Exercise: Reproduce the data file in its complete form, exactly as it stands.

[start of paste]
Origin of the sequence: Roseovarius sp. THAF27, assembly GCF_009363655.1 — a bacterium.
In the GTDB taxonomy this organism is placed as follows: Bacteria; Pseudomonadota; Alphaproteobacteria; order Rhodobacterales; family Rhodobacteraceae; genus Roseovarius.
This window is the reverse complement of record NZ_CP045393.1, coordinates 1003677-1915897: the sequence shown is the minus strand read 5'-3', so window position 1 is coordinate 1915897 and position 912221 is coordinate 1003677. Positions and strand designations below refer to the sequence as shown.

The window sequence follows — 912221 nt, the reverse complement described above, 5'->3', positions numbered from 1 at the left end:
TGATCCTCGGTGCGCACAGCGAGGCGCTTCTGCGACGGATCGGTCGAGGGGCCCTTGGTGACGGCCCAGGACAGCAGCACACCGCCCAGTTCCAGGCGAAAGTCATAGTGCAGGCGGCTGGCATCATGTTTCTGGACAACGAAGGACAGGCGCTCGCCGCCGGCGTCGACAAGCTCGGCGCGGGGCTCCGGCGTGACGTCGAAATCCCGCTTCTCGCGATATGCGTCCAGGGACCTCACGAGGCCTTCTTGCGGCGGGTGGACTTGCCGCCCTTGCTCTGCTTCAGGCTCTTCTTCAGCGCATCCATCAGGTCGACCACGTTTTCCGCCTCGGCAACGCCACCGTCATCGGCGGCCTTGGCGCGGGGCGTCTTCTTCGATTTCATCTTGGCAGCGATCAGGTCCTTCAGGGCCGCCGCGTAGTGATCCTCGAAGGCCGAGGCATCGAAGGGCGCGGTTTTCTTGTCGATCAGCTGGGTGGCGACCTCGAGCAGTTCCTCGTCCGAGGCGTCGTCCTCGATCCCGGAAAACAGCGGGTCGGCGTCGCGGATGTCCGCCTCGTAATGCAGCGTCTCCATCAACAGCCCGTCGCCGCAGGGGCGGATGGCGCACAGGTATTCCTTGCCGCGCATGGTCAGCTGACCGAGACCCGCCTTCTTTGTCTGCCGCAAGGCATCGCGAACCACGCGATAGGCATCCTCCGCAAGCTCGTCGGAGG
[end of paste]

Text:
Origin of the sequence: Roseovarius sp. THAF27, assembly GCF_009363655.1 — a bacterium.
In the GTDB taxonomy this organism is placed as follows: Bacteria; Pseudomonadota; Alphaproteobacteria; order Rhodobacterales; family Rhodobacteraceae; genus Roseovarius.
This window is the reverse complement of record NZ_CP045393.1, coordinates 1003677-1915897: the sequence shown is the minus strand read 5'-3', so window position 1 is coordinate 1915897 and position 912221 is coordinate 1003677. Positions and strand designations below refer to the sequence as shown.

The window sequence follows — 912221 nt, the reverse complement described above, 5'->3', positions numbered from 1 at the left end:
TGATCCTCGGTGCGCACAGCGAGGCGCTTCTGCGACGGATCGGTCGAGGGGCCCTTGGTGACGGCCCAGGACAGCAGCACACCGCCCAGTTCCAGGCGAAAGTCATAGTGCAGGCGGCTGGCATCATGTTTCTGGACAACGAAGGACAGGCGCTCGCCGCCGGCGTCGACAAGCTCGGCGCGGGGCTCCGGCGTGACGTCGAAATCCCGCTTCTCGCGATATGCGTCCAGGGACCTCACGAGGCCTTCTTGCGGCGGGTGGACTTGCCGCCCTTGCTCTGCTTCAGGCTCTTCTTCAGCGCATCCATCAGGTCGACCACGTTTTCCGCCTCGGCAACGCCACCGTCATCGGCGGCCTTGGCGCGGGGCGTCTTCTTCGATTTCATCTTGGCAGCGATCAGGTCCTTCAGGGCCGCCGCGTAGTGATCCTCGAAGGCCGAGGCATCGAAGGGCGCGGTTTTCTTGTCGATCAGCTGGGTGGCGACCTCGAGCAGTTCCTCGTCCGAGGCGTCGTCCTCGATCCCGGAAAACAGCGGGTCGGCGTCGCGGATGTCCGCCTCGTAATGCAGCGTCTCCATCAACAGCCCGTCGCCGCAGGGGCGGATGGCGCACAGGTATTCCTTGCCGCGCATGGTCAGCTGACCGAGACCCGCCTTCTTTGTCTGCCGCAAGGCATCGCGAACCACGCGATAGGCATCCTCCGCAAGCTCGTCGGAGG